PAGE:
There is a noticeable difference between color values specified in Pantone books/Color Manager and CS6. For instance, the correct RGB value for Pantone 158 CP should be 228/126/26, whereas Photoshop's RGB value for the same color is 245/127/41.
I have a subscription to Creative Cloud and all applications are up to date. When will this be fixed?
The Pantone values came straight from Pantone.
There is nothing to be fixed.
You're just confusing several things.
Pantone CP means CoatedPaper -- it's a specific spot color, so it has LAB values. It has no specific RGB values, and that color has to be converted into whatever RGB profile you are using at the time (for example: the numbers for sRGB and ProPhoto will be different). The same goes for CMYK - the spot color has no specific CMYK values and has to be converted (coated and uncoated papers will need different numbers, as will different ink types). Pantone does have suggested sRGB values (in an sRGB book that we don't ship), and suggested CMYK values for certain printing conditions (and we do ship some of those).
Photoshop's Pantone Color Bridge Coated and Uncoated books are defined as CMYK values. The value you get for a given colour, say 158 CP, in a sRGB document varies depending on the Working CMYK profile and conversion options revealed by the More Options button in Color Settings.
Pantone does have suggested sRGB values (in an sRGB book that we don't ship)
In my understanding, the purpose of Color Bridge book is to ensure color consistency across multiple applications. So if I were to use the same color in a Photoshop comp, PowerPoint presentation, and an ePub file, it would have the exact same HEX value in all of them.
Our team is working on a large project. In some applications color values have to be entered manually, in which case Pantone Color Bridge values are used. How can I get those in CS6 other than entering them all by hand?
No, you don't seem to undestand the Pantone books.
The Color Bridge provides suggested CMYK values for specific printing conditions to simulate the actual Pantone spot colors (many of which are outside of that CMYK gamut).
And hex value are not colors, just numbers.
Again, the numbers will have to differ depending on the RGB colorspace involved.
And the numbers will only be correct if the application correctly color manages them (ie: sRGB numbers don't look right on an Adobe RGB display unless the application converts the numbers to Adobe RGB).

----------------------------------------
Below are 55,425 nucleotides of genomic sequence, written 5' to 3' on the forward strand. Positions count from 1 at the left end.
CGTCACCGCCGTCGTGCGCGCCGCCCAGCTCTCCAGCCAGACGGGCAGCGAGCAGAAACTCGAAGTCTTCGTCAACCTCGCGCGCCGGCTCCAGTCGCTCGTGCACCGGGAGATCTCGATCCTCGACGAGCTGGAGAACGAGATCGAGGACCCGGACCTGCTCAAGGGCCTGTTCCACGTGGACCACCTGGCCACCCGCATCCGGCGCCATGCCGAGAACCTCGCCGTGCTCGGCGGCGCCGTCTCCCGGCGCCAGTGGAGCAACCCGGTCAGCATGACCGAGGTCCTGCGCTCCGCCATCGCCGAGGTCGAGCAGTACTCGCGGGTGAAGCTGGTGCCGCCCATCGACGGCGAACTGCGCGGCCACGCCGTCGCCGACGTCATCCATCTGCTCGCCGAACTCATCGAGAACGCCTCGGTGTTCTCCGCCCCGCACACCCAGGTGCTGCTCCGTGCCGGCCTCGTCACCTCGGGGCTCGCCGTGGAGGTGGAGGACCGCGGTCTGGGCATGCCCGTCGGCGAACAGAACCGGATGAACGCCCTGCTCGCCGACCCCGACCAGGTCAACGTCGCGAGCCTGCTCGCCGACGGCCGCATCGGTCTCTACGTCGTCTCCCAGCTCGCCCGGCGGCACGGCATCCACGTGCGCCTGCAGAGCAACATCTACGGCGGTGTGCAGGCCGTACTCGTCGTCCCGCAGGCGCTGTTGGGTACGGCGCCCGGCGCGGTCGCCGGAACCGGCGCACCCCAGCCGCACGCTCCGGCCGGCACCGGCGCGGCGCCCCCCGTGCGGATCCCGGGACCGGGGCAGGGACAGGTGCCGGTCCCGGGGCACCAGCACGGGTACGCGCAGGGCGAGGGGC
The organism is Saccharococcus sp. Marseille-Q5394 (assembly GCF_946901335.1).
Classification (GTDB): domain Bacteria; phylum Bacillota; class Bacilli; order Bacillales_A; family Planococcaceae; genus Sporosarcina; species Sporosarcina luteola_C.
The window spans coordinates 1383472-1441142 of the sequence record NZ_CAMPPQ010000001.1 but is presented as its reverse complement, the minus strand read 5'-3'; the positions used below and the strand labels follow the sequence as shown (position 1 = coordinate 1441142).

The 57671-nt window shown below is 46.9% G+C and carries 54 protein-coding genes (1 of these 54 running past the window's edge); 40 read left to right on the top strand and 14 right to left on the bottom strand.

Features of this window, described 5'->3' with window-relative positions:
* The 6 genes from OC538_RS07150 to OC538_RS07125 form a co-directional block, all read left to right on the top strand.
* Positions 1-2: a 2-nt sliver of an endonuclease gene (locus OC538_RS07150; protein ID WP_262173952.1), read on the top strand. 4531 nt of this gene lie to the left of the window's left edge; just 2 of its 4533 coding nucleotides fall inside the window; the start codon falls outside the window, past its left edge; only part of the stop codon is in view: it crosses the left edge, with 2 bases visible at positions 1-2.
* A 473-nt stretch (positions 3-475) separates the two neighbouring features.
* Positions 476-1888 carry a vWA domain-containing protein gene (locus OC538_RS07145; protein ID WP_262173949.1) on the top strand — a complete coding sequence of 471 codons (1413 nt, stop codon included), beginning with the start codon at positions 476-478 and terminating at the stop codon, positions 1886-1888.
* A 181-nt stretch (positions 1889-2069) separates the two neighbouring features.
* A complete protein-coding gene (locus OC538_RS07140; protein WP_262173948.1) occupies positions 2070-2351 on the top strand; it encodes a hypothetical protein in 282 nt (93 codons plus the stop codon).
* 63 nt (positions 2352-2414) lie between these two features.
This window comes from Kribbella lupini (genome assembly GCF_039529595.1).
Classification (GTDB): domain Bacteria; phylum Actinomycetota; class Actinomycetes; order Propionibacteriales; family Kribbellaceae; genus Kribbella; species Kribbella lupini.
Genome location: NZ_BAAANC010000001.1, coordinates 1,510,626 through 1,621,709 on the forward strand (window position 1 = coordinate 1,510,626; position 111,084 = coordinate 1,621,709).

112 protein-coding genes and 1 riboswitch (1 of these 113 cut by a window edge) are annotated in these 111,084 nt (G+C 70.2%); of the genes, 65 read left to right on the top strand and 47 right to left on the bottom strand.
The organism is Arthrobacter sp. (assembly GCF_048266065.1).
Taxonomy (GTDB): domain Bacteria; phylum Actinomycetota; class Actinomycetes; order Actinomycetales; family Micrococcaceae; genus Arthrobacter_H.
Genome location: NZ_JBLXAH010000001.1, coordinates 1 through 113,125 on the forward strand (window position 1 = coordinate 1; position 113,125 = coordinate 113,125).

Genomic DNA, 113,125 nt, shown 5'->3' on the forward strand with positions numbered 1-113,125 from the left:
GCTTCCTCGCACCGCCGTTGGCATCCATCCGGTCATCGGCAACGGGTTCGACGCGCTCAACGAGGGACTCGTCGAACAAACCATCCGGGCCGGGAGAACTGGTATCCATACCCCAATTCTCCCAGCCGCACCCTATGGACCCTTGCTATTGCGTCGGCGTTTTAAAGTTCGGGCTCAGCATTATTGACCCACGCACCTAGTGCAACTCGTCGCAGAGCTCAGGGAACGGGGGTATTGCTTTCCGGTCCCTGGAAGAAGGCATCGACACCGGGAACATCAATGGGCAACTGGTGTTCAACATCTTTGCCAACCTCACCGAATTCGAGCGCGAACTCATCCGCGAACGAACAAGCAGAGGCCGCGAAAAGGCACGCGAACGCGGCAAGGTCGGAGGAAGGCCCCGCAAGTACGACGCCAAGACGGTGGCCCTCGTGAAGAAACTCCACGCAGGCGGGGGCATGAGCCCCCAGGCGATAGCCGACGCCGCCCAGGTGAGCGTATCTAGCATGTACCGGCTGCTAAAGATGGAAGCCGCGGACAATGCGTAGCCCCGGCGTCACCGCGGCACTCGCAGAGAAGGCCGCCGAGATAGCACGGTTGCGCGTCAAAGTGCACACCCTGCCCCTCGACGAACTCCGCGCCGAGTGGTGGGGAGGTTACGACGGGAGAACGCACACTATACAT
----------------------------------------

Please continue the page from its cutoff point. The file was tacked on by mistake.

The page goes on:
You appear to be mis-using the Pantone values in your case, based on a misunderstanding of color and the Pantone books.
The Color Bridge provides suggested CMYK values for specific printing conditions to simulate the actual Pantone spot colors.
Understood, but it also provides RGB and HEX values. Here's an excerpt directly from Pantone website:
"...COLOR BRIDGE can be used to select and specify solid PANTONE Colors, to determine how a PANTONE Color will appear when reproduced in CMYK, or to create optimal display of PANTONE Colors on monitors and web pages. HTML and sRGB values are provided, for applying color selections across media..."
Am I misreadng this?
The files in question all have sRGB color profile and are viewed on sRGB monitor.
Ah, yes, their Color Manager app (had to go look it up) will show you RGB and CMYK values. But again, it's just values for specific conditions to simulate the spot colors. Photoshop doesn't include the suggested sRGB values for the Pantone colors, just the more accurate spot color definitions and some CMYK versions that are widely used.
You can create and save a set of swatches for your project where each colour is defined as an RGB value (copy the hex from your Pantone utility, paste into the Photoshop Color Picker and click "Add to Swatches") and given the Pantone Color Bridge name. The Swatches panel can display as "Small List" or "Large List" so each colour and its Pantone name are seen.
I'm glad that helped. Contrary to Chris Cox's accusations, you were attempting to use the Pantone Color Bridge Coated book correctly, and the problem was that the Photoshop book's colours are wrongly defined as CMYK values instead of RGB/Hex values.
Color Bridge book, if you have ever seen one, defines 3 things:
And contrary to what you have said earlier, and I confirmed with Pantone on this, the RGB values specified in Color Bridge are the best possible match to the spot color itself and not its CMYK simulation.
Chris Cox wrote:
A book that defines CMYK values really shouldn't contain RGB hex values...
The Pantone Color Bridge books are supposed to contain RGB hex values. Contact Pantone and get the books fixed.
I recently had to provide a client with matching sRGB colours for their new branding. I tried to use the numbers in the Color Bridge Coated book. Why not, since it provides an sRGB recipe. But the results are not good. I suspect that these sRGB are recipes are to replicate the CMYK results, not the Pantone spot colours. As far as I am concerned, if true, this is wrong; I want a sRGB value the closest to the perceived value to the spot colour, not the CMYK best approximation. Always aim back to the best source possible, the spot colour here.
So the best way to optain these sRGB "unpublished" colours is to use the software from Pantone. You could fork out 50$ to buy a mediocre product called Pantone Color Manager, or simply use the iOs myPantone app ($9.99). In these applications, use the Coated Spot (not Bridge) colours and find the sRGB recipes. In my tests, these look the closest to the spot colour, and at least you have a reliable source for your recipe instead of fiddling with your Adobe software to have the perfect environment to gather the sRGB recipe.